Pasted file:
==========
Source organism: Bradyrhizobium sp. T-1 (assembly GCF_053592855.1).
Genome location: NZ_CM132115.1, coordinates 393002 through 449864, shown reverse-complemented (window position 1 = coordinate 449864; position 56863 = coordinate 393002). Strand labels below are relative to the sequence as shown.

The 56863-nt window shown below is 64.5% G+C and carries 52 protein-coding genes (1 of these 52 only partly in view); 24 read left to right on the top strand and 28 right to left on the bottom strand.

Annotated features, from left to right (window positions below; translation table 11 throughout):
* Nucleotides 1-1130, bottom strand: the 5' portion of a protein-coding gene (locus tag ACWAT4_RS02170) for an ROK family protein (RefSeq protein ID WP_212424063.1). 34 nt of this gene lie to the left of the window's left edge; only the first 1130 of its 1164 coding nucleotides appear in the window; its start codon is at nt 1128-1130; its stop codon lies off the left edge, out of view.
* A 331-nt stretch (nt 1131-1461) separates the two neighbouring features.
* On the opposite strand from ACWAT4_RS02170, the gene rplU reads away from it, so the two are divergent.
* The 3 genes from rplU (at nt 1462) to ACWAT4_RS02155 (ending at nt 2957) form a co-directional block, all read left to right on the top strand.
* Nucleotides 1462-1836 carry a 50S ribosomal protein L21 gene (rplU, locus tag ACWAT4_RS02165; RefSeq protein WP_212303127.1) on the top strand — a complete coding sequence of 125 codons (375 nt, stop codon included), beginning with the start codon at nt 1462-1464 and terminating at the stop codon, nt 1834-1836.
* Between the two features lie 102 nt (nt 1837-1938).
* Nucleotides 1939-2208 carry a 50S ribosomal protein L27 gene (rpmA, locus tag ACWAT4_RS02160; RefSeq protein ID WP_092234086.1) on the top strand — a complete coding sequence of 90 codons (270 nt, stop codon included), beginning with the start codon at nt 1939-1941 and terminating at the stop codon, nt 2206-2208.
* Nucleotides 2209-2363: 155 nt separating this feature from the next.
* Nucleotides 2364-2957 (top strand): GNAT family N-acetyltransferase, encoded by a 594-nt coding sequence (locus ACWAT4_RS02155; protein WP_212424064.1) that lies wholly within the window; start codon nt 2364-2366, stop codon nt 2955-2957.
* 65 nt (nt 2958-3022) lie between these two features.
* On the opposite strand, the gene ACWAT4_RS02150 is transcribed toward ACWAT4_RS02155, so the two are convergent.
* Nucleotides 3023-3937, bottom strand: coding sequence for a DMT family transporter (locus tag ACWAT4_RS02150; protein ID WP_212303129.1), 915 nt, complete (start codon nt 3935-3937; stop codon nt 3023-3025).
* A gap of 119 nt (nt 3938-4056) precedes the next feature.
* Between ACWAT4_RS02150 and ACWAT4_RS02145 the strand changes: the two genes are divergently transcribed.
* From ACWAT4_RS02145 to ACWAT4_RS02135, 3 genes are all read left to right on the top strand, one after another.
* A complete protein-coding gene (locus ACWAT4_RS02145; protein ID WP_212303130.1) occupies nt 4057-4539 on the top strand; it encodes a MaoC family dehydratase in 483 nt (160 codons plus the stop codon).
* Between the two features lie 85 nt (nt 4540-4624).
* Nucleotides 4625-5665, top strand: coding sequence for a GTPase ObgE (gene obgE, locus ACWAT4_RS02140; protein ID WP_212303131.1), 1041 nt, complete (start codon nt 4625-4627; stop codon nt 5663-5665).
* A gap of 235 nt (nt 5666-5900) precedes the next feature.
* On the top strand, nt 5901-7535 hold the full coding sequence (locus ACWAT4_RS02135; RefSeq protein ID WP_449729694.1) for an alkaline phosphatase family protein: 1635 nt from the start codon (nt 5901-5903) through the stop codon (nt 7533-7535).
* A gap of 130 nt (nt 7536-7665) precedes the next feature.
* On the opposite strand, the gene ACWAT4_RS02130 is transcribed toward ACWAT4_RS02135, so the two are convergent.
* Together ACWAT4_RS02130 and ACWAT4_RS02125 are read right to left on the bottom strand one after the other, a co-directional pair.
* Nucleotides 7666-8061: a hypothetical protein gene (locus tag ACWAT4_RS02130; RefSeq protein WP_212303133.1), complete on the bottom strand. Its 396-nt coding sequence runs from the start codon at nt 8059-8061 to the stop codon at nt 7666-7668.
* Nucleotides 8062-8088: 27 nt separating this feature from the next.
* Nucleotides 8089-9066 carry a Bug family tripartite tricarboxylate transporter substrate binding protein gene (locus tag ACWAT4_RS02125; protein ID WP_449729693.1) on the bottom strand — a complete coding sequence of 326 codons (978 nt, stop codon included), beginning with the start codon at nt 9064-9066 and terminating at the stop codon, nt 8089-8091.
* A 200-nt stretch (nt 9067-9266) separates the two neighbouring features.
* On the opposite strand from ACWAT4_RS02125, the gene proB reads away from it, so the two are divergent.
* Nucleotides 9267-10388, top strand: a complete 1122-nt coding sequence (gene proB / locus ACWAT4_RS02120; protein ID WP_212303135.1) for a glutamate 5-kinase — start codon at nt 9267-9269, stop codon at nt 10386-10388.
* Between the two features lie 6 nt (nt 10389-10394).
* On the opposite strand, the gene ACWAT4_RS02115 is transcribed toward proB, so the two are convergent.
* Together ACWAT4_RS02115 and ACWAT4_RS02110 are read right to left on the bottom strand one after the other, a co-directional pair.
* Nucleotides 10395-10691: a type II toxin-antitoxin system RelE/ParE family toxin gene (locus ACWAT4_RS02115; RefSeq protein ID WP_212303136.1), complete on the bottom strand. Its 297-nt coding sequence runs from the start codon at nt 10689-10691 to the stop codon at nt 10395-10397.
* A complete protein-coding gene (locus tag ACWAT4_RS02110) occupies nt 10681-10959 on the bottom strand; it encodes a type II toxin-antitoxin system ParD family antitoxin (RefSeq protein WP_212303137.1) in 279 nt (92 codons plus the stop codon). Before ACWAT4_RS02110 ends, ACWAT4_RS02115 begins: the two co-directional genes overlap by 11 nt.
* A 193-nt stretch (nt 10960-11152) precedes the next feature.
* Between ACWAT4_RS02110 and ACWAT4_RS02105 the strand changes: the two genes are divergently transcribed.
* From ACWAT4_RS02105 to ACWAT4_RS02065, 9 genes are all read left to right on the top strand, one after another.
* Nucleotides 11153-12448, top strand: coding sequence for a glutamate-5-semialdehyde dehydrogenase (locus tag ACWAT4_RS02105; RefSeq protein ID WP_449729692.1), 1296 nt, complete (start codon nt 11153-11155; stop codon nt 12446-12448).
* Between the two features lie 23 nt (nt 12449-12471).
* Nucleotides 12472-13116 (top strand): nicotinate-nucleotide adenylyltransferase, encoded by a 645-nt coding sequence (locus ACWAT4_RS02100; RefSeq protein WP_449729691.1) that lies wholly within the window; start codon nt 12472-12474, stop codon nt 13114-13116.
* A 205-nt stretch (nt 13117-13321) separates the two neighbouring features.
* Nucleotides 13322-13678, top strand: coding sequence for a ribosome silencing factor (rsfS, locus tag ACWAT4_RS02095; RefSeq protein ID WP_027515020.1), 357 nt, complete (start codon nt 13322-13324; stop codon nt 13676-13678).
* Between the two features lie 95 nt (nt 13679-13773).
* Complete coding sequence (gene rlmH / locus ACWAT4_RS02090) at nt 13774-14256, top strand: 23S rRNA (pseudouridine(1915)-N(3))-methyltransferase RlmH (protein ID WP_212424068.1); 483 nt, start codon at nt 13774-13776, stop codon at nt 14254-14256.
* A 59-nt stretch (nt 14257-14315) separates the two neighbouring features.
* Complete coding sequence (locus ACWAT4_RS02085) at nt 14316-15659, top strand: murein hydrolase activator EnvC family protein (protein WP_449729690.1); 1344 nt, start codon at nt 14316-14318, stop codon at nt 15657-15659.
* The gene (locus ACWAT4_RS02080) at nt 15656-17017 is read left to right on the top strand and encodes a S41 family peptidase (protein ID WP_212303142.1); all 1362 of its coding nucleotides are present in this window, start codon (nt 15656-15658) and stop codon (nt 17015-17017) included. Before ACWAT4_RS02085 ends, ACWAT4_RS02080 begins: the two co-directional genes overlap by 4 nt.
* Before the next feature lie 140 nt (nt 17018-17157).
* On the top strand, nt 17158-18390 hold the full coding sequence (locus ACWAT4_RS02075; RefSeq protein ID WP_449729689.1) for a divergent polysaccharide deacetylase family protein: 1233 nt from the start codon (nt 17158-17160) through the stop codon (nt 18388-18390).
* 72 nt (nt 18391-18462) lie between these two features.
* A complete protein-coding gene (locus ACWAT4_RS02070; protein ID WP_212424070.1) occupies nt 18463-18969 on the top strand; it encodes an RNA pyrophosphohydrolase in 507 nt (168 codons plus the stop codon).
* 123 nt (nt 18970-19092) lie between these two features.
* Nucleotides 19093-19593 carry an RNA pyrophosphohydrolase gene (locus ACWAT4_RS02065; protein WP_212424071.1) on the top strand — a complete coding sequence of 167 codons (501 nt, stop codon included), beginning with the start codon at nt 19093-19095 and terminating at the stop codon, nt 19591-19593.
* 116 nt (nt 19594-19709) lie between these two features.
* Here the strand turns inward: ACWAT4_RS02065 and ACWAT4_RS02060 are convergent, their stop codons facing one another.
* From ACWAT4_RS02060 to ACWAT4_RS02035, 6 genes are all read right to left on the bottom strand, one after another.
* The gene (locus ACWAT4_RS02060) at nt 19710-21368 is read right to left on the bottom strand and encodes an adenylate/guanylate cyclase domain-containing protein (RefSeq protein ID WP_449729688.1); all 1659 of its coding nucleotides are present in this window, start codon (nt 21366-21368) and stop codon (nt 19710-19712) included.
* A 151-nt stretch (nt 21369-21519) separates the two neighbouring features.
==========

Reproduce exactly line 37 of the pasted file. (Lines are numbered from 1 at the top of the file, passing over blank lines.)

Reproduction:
* Nucleotides 10395-10691: a type II toxin-antitoxin system RelE/ParE family toxin gene (locus ACWAT4_RS02115; RefSeq protein ID WP_212303136.1), complete on the bottom strand. Its 297-nt coding sequence runs from the start codon at nt 10689-10691 to the stop codon at nt 10395-10397.